To cut a long story short, the German government began a process of revaluation. They chose a revaluation law to end hyperinflation as soon as possible, after realising they had only two, catastrophic choices. Either they ended inflation, leading to unemployment, bankruptcies and the starvation, violence and revolution that would surely follow, or they let it continue and default on their debts.

In the years since, British and French economists have actually proposed, in bizarre, characteristically cynical fashion, that Germany destroyed its economy on purpose so they wouldn’t have to pay back their war debts. Eventually, Britain wanted to grant Germany a moratorium, giving them the chance to rebuild their economy, whilst France demanded that they continue to pay their debts. Make of that what you will.

The German banks and government, during their conversion calculations, bound their revaluation on the US dollar and exchange rate mark to realise their Goldmark value. Finally, on 16 July 1925, the “Law on the Revaluation of Mortgages and other Claims” was passed.

This whirlwind of economic instability and calamitous decision-making was followed, only two decades later, by Germany’s unfortunate contribution during the Second World War. It’s no wonder they can be hesitant to new ideas and directions after such a destructive history, when this history was the result of radical changes in their economic and political structures. This also helps to clarify why Germany is infused, sometimes trapped, by bureaucracy today.

Any expat knows how frustrating it can be to rent an apartment. Even the poorest landlord is likely to turn down a deposit of three months rent (in cash, Berlin-style), presented in person, in a wallet decorated by a picture of Angela Merkel, if it is not accompanied by your credit score, your last three months of payslips (just to ensure you can pay the money that you are already brandishing in your bratwurst-stained, weather-beaten hands) and a declaration, signed in blood, that they can hold your first-born child as collateral.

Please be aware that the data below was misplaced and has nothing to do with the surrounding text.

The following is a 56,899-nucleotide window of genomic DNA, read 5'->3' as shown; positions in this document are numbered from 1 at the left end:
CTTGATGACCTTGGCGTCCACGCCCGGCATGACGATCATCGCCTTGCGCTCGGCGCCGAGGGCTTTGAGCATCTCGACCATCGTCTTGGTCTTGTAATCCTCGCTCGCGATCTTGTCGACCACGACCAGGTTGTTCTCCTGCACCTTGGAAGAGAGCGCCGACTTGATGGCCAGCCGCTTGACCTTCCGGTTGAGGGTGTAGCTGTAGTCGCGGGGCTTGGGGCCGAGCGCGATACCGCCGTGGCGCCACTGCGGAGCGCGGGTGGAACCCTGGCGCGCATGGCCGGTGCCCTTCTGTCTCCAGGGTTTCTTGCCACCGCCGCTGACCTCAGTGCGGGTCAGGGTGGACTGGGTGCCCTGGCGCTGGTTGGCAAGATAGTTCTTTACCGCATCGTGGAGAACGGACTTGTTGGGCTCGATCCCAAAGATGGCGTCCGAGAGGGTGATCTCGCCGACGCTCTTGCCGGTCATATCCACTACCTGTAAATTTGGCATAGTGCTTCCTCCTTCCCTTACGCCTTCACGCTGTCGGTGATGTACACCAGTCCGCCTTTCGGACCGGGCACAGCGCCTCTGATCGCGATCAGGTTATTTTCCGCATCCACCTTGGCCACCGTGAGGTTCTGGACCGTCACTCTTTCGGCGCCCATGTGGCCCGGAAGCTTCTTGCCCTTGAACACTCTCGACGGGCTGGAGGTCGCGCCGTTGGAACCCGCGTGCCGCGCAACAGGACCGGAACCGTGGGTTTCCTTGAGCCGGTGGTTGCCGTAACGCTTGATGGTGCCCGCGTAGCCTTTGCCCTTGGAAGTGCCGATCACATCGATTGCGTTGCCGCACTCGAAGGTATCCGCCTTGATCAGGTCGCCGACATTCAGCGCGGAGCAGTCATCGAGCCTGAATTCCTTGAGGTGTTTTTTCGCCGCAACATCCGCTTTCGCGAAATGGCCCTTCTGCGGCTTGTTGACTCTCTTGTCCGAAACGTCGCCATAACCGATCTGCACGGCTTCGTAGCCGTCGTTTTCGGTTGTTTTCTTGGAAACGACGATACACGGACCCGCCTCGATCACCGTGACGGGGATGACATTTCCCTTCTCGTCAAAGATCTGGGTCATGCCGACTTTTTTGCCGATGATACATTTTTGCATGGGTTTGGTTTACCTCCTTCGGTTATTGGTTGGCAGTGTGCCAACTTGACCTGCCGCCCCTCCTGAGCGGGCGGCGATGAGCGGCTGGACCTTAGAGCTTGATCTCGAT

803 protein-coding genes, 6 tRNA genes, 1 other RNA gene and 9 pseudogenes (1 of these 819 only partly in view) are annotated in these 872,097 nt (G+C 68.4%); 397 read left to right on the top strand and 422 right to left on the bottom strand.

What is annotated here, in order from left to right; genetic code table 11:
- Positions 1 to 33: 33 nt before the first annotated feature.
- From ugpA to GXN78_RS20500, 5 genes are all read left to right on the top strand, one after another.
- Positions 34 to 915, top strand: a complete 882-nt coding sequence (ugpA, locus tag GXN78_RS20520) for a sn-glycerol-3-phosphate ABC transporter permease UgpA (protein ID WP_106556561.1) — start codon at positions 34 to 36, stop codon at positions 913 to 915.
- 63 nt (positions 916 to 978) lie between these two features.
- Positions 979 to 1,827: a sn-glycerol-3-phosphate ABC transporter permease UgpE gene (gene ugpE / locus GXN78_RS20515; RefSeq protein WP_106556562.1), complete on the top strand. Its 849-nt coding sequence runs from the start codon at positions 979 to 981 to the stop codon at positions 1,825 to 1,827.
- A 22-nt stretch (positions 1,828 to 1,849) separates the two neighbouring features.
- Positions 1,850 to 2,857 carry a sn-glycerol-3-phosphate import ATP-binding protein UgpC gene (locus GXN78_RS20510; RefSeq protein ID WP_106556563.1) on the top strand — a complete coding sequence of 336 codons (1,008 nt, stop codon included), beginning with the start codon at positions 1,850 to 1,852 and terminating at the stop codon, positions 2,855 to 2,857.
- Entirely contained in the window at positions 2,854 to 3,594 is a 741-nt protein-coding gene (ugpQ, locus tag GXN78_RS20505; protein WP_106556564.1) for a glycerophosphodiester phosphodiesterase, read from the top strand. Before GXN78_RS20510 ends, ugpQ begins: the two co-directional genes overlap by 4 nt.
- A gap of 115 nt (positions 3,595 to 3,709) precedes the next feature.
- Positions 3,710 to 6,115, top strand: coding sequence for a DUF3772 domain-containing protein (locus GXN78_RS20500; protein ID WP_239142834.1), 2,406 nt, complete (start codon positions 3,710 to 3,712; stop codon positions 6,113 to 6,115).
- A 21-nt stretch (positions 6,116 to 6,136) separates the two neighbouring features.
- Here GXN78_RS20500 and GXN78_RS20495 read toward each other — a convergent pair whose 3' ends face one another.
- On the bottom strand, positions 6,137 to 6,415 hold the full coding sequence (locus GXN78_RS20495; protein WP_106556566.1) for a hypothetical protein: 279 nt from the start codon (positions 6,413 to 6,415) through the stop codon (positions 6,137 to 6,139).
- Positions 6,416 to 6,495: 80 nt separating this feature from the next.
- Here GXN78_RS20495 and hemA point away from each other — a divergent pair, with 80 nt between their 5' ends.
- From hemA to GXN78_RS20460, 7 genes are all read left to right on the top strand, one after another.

With such a distressing history, it is not difficult to understand why Germans would hold so tightly onto a system that appears to be working for them. What, to outsiders, seems like rigidity and resistance to positive change, is to Germans a logical, survival response to a history of economic turbulence. I understand the attitude of “if it ain’t broke, don’t fix it”, but falling back on this unthinkingly can cause long-term stagnation. Sure, the system is stable, but that doesn’t mean digitisation has no place. Adopting digital banking on a larger scale will only serve to improve the convenience and speed of an already strong system.

It is an understatement to say that Germany would benefit from improving the speed and customer convenience of their banks and service providers. Thankfully, we are slowly seeing these improvements. Kontist , another Berlin startup, have become superheroes to Germany’s freelancers. They developed a banking tool designed to empower self-employed business owners with a service that circumvents the tiresome bureaucracy. Their digital banking app provides tracked transactions, zero extra fees, automated accounting and best of all, for those new to the German tax minefield, real-time tax assessment!

As a self-employed digital nomad, already overwhelmed by the notion of completing the ocean of paperwork necessary to move my online business to Berlin, I was relieved by the opportunity to open a business bank account without being asked to fill out a 700-page contract or attend five meetings at a local branch.

In a series of similarly revolutionary moves, all of Germany’s large supermarkets and retailers now accept Visa and Mastercards, including REWE and EDEKA, and a rising percentage of under-30 year olds are paying with their phones. In addition, the EU recently passed regulations to limit card payment fees, which has led to an increase in their use for small and large payments alike.

Difficult times and unpleasant mistakes have, as they are prone to do, forced Germany to learn a lot of powerful lessons, which have, in some ways, helped them to reach the levels of success and wisdom that they have been enjoying for decades. In an ideal world, Germany would continue, exponentially, to move in the direction of digitisation, technological advancement and reduced bureaucracy, whilst respecting the stability, security and enlightenment born from the ashes of a devastating history.

It is more likely that progress will continue as slowly as it has been for the last few years, but German beer is so good that I think the ability to run my business from my phone, with unlimited 4G and no contract, will be worth the wait.

Author: Joshua Castleton